If most of today’s evangelistic efforts were summarized into a succinct sentence, it might be the title of this post – “Sinner, save thyself!”
Before you think me off my rocker, hear me out. You might change your mind, as well as your approach to evangelism (if you are engaged in that noble endeavor).
I make my assertion based largely on the very vocabulary we use! If and when we get to the point when we feel comfortable inviting non-believers to the Cross of Christ we way things like:
“Would you like to ask/have you ‘asked Jesus into your heart?”
“Would you like to receive Jesus as your Lord and Savior?”
“If you choose to follow Jesus. . . .”
“Do you feel Jesus knocking on the door of your heart? Why don’t you just open that door and let him in?”
I even heard a dear family friend once exclaim “I didn’t know it was that easy to save yourself!” when she was told that because she accepted Jesus she was saved. I believe this friend is indeed a Christian for several reasons, and at the same time I think that the exclamation is a quite logical response, given the circumstances of the conversation.
I also know that some of us (evangelicals) believe that it is an individual’s personal natural free will decision that actually determines salvation, although had Christ not gone to the Cross salvation would not be possible for anyone. In other words, God made it possible for us to find salvation, and we ‘close the deal’, so to speak. It is widely assumed we all have the same degree of ‘free will’ possessed by Adam and Eve before the Fall.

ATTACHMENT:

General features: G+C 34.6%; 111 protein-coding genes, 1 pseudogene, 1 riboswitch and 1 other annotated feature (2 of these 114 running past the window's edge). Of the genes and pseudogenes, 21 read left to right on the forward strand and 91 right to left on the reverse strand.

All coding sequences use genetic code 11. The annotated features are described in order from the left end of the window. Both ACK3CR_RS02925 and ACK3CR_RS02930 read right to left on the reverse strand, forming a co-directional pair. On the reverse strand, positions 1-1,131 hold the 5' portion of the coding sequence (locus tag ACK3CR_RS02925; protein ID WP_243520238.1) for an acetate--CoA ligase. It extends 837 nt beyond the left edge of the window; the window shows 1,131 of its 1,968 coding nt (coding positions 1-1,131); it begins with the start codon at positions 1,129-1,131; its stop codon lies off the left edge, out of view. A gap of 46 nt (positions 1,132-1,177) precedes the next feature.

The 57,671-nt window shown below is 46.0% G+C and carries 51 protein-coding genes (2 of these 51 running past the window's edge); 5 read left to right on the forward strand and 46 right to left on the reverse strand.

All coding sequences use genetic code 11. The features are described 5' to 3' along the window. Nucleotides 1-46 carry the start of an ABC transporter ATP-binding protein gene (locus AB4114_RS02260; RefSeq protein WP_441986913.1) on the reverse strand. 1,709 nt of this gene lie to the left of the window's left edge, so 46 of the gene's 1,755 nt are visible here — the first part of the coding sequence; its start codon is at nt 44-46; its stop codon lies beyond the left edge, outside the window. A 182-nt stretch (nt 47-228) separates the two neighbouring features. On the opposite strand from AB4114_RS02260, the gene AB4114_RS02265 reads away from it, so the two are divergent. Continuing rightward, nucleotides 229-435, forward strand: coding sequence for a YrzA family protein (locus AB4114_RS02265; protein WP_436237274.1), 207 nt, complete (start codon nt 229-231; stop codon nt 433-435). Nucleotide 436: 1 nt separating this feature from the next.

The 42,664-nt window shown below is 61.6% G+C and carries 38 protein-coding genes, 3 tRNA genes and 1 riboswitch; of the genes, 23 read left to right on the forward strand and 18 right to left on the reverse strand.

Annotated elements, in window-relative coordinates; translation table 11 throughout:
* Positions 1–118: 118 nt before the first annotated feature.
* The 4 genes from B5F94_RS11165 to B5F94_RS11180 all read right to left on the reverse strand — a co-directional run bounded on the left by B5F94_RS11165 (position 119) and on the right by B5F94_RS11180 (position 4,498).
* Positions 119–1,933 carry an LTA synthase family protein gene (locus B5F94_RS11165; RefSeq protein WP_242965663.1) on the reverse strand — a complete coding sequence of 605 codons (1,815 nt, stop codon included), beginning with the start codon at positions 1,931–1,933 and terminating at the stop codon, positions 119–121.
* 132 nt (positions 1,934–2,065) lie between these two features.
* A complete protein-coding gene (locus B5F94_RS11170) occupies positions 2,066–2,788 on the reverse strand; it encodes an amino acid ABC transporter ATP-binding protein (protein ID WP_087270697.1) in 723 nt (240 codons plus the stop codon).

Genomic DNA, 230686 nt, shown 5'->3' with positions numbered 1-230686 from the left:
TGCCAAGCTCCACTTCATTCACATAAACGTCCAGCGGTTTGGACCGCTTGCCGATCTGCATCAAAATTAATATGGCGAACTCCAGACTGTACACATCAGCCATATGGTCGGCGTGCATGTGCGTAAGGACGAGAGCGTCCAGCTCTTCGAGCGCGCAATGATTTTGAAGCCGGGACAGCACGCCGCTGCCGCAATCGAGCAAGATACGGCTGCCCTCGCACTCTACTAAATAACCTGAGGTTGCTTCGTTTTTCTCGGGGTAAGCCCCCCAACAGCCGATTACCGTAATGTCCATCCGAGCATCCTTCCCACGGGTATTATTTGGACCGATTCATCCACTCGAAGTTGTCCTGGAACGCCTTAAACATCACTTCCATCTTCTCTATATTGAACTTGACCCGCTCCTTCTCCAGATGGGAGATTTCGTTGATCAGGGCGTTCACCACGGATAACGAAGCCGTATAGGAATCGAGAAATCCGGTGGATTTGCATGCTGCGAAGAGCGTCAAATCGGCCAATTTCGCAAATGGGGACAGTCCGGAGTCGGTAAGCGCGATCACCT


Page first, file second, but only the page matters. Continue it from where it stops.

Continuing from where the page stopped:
Without getting into any doctrinal issues around that assumption, it exists all across Christendom and colors the majority of today’s evangelistic efforts. We establish warm relationships (a good thing), begin discussing matters spiritual and when the moment has arrived for a decision, we make a statement or ask a question requiring the prospective believer to do something and he/she will be saved!
Now I am not saying that we don’t accept/receive/choose Christ. We are, after all, responsible to do so. However, such language is not found anywhere in evangelistic encounters in the New Testament. The language of the NT is merely to ‘repent and believe the gospel’ (See mark 1:15).
“God doesn’t challenge us to volunteer for Jesus, He commands all people everywhere to repent.” Jim Wilson, Moscow Idaho
I can think of several reasons why we don’t simple use NT evangelism as the model for our own efforts, but it’s not the intent of this post to air my personal opinion. I just wanted to get folks thinking. Are we in fact telling those to whom we witness to ‘save themselves’?
If that’s the case, then we are giving to many ‘a reason to boast’, are we not? And doesn’t that collide with. . .
“For by grace you have been saved through faith. And this is not your own doing; it is the gift of God, not a result of works, so that no one may boast.” – Eph 2:8-9
Food for thought . . .
Have a blessed day.